I discarded an earlier draft of this article as I felt that events were moving too fast in the eurozone for me to write sensibly. Now, upon rereading it three weeks later, I find that not that much has changed. The level of threat to the euro remains high in spite of the "conservative" party's victory in the Greek elections. Prior to the elections, President Obama went on a charm offensive with Chancellor Merkel of Germany -- but it accomplished nothing more than pleasantness. "Madame No" is still firmly in power, able to call the shots for the future of the euro.
The continual gatherings of heads of state, such as the one just concluded in Rome of Germany, France, Greece and Italy, reassure us that the euro will be saved. But the means to do so seem to be as elusive as ever. According to The New York Times, Madam Chancellor was firm in her position:
Ms. Merkel answered that solidarity was possible only with serious controls and collective oversight and that "we have existing treaties and they must be respected."
The bailout funds are "instruments of solidarity," but "you cannot have guarantees without control," Ms. Merkel said tersely.
Mrs. Merkel remains unmoved even after the euro zone finance ministers' meeting in Brussels saw the director of the International Monetary Fund, Christine Legarde, call for the countries of Europe to move rapidly toward a fiscal union. That would mean a radical change in the institutional responsibility for bailout funds, giving the European Union much more authority. Her plea was met with little enthusiasm or discussion. Although the finance ministers agreed to work more closely together, they carefully skirted any mention of national sovereignty.
Ms. Legarde, a former French minister of finance -- hardly a left-wing radical -- sees the EU financial crisis as being at a critical stage. Her assessment, a neutral one from an experienced bureaucrat, is important and prescient amid the restricted role-playing of national leaders who have many political considerations preventing them from acting decisively. Ms. Legarde speaks to the problem; they will smother it with words when the euro-zone heads of state meet in Brussels at the end of this month.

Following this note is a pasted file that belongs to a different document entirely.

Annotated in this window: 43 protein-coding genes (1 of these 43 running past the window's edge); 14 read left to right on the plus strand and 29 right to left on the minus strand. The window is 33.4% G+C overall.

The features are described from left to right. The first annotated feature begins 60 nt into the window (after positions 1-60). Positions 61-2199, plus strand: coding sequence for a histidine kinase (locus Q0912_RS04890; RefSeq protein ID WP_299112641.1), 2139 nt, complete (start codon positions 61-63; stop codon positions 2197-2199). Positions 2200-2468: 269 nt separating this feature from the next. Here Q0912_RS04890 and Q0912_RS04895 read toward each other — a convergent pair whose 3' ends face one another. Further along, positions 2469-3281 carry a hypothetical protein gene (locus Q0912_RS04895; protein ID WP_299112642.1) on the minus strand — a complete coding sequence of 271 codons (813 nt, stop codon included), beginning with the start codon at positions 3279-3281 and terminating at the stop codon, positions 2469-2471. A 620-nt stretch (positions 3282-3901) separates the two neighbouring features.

A move toward fiscal union would probably be blocked by more than Germany alone. National sovereignty is at stake. The prime ministers of Britain, Spain and Greece all head conservative parties at home for whom sovereignty is a sacred thing. To seriously consider Ms. Legard's proposal would arouse huge internal debates in many European countries. This will be plain for all to see in Brussels on June 28th and 29th. How much courage will we see displayed by our political leaders?
The important new face on the scene, François Hollande, the newly elected president of France, is the only one advocating the modification of the austerity programs now in place and the introduction of major stimulus programs such as those the New Deal introduced to the United States in the 1930s in response to the Great Depression. But given the position of strength Angela Merkel possesses, not only personally but financially, Hollande has little chance of achieving much success.
Paul Krugman, Robert Reich, Joseph Stiglitz and other American columnists are spot on when they point out that without substantial stimulus programs -- along with budget cuts -- purchasing power will not be available to do its job of pushing the economy forward. Instead, the imposition of strict austerity measures will actually prolong the crisis. Review the present economic scene in Ireland, Portugal, Greece and Spain; they illustrate the limitations -- indeed, the disastrous effects -- of a regimen of sustained austerity.
The crisis is not new. Last spring, the New York Times editorial page gave a bleak forecast:
Spain could be the next European economy brought down by German-led mismanagement of the euro-zone crisis... Austerity, the one-size-fits-all cure prescribed by Ms. Merkel, is not working anywhere. After weeks of misleading calm, and despite huge injections of liquidity by the European Central Bank, countries are slipping back into recession, unemployment is climbing and deficit forecasts are worsening.